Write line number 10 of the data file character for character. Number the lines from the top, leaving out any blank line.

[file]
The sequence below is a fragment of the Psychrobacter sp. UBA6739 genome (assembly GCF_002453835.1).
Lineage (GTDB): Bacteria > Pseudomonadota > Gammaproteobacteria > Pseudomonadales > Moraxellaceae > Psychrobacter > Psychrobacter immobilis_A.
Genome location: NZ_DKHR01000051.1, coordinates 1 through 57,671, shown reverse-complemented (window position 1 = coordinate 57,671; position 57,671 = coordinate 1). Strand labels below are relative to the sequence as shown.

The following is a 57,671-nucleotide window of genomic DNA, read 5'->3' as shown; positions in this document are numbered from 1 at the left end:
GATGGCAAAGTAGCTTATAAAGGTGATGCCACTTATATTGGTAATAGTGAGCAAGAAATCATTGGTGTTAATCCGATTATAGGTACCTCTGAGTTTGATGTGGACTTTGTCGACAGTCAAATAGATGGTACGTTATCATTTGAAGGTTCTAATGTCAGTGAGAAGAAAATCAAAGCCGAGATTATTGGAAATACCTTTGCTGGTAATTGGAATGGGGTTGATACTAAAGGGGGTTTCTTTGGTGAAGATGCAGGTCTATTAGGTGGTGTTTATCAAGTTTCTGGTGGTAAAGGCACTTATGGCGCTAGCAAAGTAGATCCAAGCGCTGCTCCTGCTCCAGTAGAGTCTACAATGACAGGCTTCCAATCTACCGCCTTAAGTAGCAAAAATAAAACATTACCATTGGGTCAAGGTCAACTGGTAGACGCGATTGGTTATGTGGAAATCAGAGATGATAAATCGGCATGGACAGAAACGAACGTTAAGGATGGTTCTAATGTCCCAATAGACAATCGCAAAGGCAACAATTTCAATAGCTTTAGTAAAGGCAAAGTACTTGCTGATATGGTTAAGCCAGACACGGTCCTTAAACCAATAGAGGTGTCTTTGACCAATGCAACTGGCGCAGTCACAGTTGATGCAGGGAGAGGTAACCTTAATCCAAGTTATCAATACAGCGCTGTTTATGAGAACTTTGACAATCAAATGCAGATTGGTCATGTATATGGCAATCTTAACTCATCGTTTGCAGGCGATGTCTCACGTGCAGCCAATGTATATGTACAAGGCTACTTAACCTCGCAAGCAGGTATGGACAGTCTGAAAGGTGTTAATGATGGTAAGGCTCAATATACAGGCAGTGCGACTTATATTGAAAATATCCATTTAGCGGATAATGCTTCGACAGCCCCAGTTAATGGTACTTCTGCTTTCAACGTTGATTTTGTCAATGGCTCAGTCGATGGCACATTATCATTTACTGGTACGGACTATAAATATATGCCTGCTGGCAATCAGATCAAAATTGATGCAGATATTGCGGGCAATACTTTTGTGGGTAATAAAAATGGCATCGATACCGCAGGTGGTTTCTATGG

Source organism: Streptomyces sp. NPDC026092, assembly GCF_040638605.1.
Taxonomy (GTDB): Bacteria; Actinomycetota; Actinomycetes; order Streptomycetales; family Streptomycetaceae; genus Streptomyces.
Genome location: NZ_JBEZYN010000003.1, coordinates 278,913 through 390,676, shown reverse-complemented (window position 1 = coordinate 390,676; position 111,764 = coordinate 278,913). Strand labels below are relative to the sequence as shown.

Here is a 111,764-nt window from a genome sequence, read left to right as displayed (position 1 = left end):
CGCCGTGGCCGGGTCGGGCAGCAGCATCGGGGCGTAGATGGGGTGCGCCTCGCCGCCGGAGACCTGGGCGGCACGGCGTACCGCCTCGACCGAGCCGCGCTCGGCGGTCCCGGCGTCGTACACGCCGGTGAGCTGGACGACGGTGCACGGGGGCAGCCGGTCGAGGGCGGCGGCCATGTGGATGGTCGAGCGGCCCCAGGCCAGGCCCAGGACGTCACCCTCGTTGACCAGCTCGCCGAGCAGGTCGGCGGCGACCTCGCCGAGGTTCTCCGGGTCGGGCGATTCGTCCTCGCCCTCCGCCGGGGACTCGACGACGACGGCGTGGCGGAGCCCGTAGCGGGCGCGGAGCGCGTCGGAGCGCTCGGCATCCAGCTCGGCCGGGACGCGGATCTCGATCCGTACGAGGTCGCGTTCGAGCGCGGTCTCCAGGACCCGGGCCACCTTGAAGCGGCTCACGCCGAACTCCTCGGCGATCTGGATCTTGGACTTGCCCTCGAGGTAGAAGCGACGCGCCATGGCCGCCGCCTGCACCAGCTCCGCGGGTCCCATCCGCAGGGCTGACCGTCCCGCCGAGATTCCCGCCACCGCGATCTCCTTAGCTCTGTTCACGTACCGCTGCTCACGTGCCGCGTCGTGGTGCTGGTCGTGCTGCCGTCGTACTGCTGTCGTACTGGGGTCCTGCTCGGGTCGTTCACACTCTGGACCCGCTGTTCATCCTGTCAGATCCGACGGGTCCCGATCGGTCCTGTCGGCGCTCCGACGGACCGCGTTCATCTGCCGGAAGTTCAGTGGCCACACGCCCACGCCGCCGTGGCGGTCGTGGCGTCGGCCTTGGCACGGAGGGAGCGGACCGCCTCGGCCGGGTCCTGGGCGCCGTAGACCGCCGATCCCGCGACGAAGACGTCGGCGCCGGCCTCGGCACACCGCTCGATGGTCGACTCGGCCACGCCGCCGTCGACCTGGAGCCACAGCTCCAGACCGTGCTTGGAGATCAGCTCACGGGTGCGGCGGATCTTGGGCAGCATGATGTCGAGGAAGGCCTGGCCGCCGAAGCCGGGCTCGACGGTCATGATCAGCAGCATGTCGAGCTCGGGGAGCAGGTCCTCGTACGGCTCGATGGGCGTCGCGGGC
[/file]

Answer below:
CGCCGTGGCCGGGTCGGGCAGCAGCATCGGGGCGTAGATGGGGTGCGCCTCGCCGCCGGAGACCTGGGCGGCACGGCGTACCGCCTCGACCGAGCCGCGCTCGGCGGTCCCGGCGTCGTACACGCCGGTGAGCTGGACGACGGTGCACGGGGGCAGCCGGTCGAGGGCGGCGGCCATGTGGATGGTCGAGCGGCCCCAGGCCAGGCCCAGGACGTCACCCTCGTTGACCAGCTCGCCGAGCAGGTCGGCGGCGACCTCGCCGAGGTTCTCCGGGTCGGGCGATTCGTCCTCGCCCTCCGCCGGGGACTCGACGACGACGGCGTGGCGGAGCCCGTAGCGGGCGCGGAGCGCGTCGGAGCGCTCGGCATCCAGCTCGGCCGGGACGCGGATCTCGATCCGTACGAGGTCGCGTTCGAGCGCGGTCTCCAGGACCCGGGCCACCTTGAAGCGGCTCACGCCGAACTCCTCGGCGATCTGGATCTTGGACTTGCCCTCGAGGTAGAAGCGACGCGCCATGGCCGCCGCCTGCACCAGCTCCGCGGGTCCCATCCGCAGGGCTGACCGTCCCGCCGAGATTCCCGCCACCGCGATCTCCTTAGCTCTGTTCACGTACCGCTGCTCACGTGCCGCGTCGTGGTGCTGGTCGTGCTGCCGTCGTACTGCTGTCGTACTGGGGTCCTGCTCGGGTCGTTCACACTCTGGACCCGCTGTTCATCCTGTCAGATCCGACGGGTCCCGATCGGTCCTGTCGGCGCTCCGACGGACCGCGTTCATCTGCCGGAAGTTCAGTGGCCACACGCCCACGCCGCCGTGGCGGTCGTGGCGTCGGCCTTGGCACGGAGGGAGCGGACCGCCTCGGCCGGGTCCTGGGCGCCGTAGACCGCCGATCCCGCGACGAAGACGTCGGCGCCGGCCTCGGCACACCGCTCGATGGTCGACTCGGCCACGCCGCCGTCGACCTGGAGCCACAGCTCCAGACCGTGCTTGGAGATCAGCTCACGGGTGCGGCGGATCTTGGGCAGCATGATGTCGAGGAAGGCCTGGCCGCCGAAGCCGGGCTCGACGGTCATGATCAGCAGCATGTCGAGCTCGGGGAGCAGGTCCTCGTACGGCTCGATGGGCGTCGCGGGC